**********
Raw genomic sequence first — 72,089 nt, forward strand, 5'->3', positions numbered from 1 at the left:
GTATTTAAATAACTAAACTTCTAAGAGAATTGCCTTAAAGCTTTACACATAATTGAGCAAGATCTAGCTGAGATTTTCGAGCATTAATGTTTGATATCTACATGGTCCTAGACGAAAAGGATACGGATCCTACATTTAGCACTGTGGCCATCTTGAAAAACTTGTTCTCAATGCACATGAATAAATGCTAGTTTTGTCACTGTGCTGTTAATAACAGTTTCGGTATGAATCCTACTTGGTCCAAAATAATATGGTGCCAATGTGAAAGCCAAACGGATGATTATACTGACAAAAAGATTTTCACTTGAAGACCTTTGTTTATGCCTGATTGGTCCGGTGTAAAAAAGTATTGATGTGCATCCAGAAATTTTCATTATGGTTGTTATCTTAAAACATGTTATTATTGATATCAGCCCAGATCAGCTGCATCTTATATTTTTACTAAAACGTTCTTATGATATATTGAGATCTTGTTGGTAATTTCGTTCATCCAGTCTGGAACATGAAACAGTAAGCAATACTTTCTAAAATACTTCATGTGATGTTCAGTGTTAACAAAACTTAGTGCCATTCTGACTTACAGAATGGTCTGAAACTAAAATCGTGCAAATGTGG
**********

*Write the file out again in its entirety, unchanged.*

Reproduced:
Raw genomic sequence first — 72,089 nt, forward strand, 5'->3', positions numbered from 1 at the left:
GTATTTAAATAACTAAACTTCTAAGAGAATTGCCTTAAAGCTTTACACATAATTGAGCAAGATCTAGCTGAGATTTTCGAGCATTAATGTTTGATATCTACATGGTCCTAGACGAAAAGGATACGGATCCTACATTTAGCACTGTGGCCATCTTGAAAAACTTGTTCTCAATGCACATGAATAAATGCTAGTTTTGTCACTGTGCTGTTAATAACAGTTTCGGTATGAATCCTACTTGGTCCAAAATAATATGGTGCCAATGTGAAAGCCAAACGGATGATTATACTGACAAAAAGATTTTCACTTGAAGACCTTTGTTTATGCCTGATTGGTCCGGTGTAAAAAAGTATTGATGTGCATCCAGAAATTTTCATTATGGTTGTTATCTTAAAACATGTTATTATTGATATCAGCCCAGATCAGCTGCATCTTATATTTTTACTAAAACGTTCTTATGATATATTGAGATCTTGTTGGTAATTTCGTTCATCCAGTCTGGAACATGAAACAGTAAGCAATACTTTCTAAAATACTTCATGTGATGTTCAGTGTTAACAAAACTTAGTGCCATTCTGACTTACAGAATGGTCTGAAACTAAAATCGTGCAAATGTGG